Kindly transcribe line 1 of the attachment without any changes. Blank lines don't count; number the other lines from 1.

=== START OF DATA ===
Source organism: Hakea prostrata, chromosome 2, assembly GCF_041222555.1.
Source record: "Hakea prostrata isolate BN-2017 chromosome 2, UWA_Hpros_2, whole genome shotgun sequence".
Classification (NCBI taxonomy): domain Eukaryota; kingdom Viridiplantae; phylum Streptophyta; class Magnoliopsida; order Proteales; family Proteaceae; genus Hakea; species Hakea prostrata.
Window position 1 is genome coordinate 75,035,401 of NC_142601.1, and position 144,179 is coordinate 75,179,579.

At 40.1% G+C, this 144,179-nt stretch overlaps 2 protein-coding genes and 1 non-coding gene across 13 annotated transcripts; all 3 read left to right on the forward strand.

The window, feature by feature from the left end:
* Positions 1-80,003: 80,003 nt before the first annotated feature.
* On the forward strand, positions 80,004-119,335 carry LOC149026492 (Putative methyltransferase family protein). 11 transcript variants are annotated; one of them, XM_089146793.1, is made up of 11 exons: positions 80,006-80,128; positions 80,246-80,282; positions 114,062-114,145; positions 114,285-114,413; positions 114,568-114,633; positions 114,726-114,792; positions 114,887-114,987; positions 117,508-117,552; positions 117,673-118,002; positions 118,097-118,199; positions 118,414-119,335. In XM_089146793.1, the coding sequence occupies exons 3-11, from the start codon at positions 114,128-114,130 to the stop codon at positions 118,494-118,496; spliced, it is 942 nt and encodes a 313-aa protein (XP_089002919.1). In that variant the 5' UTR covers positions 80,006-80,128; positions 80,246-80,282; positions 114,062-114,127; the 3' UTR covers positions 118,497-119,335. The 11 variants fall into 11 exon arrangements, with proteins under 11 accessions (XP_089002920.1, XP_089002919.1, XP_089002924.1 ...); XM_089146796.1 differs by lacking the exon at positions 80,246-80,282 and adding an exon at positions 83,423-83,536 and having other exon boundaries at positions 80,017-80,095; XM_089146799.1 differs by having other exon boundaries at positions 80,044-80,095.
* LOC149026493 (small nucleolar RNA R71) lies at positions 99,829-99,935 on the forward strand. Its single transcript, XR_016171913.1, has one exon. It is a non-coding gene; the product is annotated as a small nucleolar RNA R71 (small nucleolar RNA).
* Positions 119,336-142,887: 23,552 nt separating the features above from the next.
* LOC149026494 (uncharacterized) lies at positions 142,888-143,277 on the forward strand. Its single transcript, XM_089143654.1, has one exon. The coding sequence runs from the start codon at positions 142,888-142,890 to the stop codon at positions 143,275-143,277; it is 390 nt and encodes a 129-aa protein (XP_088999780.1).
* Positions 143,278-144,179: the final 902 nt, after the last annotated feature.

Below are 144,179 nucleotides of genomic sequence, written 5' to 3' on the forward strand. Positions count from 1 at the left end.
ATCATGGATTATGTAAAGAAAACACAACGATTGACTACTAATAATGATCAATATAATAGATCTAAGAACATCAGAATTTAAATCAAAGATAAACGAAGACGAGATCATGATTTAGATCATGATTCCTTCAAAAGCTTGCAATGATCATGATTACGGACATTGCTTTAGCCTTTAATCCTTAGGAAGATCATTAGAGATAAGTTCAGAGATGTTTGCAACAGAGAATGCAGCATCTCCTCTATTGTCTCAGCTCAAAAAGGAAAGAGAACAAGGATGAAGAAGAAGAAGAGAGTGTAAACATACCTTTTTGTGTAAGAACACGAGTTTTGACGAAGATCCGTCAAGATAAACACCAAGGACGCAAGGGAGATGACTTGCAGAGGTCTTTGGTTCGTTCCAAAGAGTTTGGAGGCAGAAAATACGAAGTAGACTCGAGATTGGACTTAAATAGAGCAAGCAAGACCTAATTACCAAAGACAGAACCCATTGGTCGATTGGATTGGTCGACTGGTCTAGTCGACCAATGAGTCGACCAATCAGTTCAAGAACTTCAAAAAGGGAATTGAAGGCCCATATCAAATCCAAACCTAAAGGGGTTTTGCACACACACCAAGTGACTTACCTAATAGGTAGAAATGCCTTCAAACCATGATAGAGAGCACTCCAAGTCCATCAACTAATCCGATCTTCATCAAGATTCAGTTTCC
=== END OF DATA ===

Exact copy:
Source organism: Hakea prostrata, chromosome 2, assembly GCF_041222555.1.